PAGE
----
Help the Victims
To date, the government has responded to the economic disaster quickly and with great determination by pumping hundreds of billions of your Fed money into the financial institutions that caused the problem. There has been no equivalent action to help the millions of victims.
The problem is jobs now and jobs in the future. Jobs now will require movement of retirement savings out of Wall Street into infrastructure repair. There is still almost $3 trillion of 401 (k) in Wall Street while there is $2 trillion in overdue repair of roads and bridges. Government action is needed to act on this opportunity.
Jobs in the future and solution of the deficit problem will come only from rebuilding economic growth from under 2% to over 3.5%. This growth will have to reverse the effect of shareholder capitalism’s downsizing that regularly sacrificed long-term building programs for short-term stock price. This ugly capitalism is still with us. Read the recent headlines about the Cisco CEO who responded to Wall Street and the financial media’s heckling about quarterly earnings by announcing that 8,000 people will be fired.
There is an amazing amount of idle cash sitting in corporate surplus--$ 1 trillion abroad and another $1 trillion at home. Much of this is the product of firing people for the last quarter century. Nothing could be fairer than to use this money to rebuild both the economy and retirement accounts. This money should be taxed if it is not moved into the economy in either growth investment or dividends. Taxes would also penalize its use for stock buy backs and deals, but taxes would be eliminated on the return of foreign funds to the American economy.
There has been discussion but no action: “ Politicians have been carping about the more than $2 trillion in cash sitting idle in corporate coffers even as unemployment remains high. But much of that cash isn’t in the U. S; it’s abroad and wont come home unless tax laws are changed.” 1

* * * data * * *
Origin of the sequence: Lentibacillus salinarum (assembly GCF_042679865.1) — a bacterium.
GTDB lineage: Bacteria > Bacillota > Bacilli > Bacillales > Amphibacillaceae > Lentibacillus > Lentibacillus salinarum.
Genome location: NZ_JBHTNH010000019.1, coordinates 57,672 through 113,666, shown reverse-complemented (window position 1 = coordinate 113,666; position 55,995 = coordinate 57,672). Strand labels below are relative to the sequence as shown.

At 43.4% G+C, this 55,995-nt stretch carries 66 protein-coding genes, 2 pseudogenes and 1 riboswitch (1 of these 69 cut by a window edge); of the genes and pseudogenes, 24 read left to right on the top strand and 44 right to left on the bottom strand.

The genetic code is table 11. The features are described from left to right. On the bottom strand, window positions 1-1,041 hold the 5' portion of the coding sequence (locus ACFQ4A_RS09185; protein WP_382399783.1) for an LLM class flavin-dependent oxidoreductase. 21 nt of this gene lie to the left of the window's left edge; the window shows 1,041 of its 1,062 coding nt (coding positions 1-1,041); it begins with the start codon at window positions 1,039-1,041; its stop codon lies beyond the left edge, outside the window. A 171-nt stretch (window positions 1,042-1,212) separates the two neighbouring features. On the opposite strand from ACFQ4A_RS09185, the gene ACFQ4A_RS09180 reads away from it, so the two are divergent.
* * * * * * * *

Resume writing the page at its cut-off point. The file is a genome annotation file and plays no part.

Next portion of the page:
This plan should be coupled with tax-free dividends for low-and-middle-income wage earners with these benefits:
- A “capital wage” for associates to be spent or saved, both to benefit the economy.
- Movement of hundreds of billions of dollars now reinvested out of Wall Street into the economy annually. The present deferred tax results in leaving the peoples’ dividends to gravitate to speculation at high cost while vulnerable to loss of value.
These tax changes would result in a double-digit steady return: one-half from 5% dividends and the other half a modest 5% increase in earnings and stock price. Dividends would again be 50% of the return from capitalism and the workers could join in J.P. Morgan’s emphasis “ Don’t talk to me about return on capital, talk to me about return of capital!”
For the past quarter-century “shareholder capitalism” has dominated the economy. Growth programs were sacrificed, people fired, and stock bought back, all to hype the stock price. Total buy backs from 2005-2007 was $1.4 trillion, 56% more than the previous 6 years combined. 2 Cisco is an example of a company that has accumulated cash despite weak growth: Currently on hand, $43 billion, all but $5 billion in foreign countries. 3
These suggestion are made in an environment in which currency and credit are controlled for the benefit of the speculators, not the general welfare, and the Fed is a protector--not regulator--of finance capitalism. Most of those responsible for reform come from Wall Street and inevitably bring that mind-set with them. Wall Street money dominates the politicians and leaves the victims un-represented. It is for this reason that citizens must build their own reform agenda.
1. Jason Sweig “Why Investors Can’t Get More Cash Out of U.S. Companies” WSJ 2/19/2011 B 1
2. Liam Denning, “Corporate Buy Backs Test the Concept of Value.” WSJ 10/5/2010 C 10
3. Susan Pulliam, “ Nader Kindles Fires of Revolt,” WSJ 6/24/2011 C 1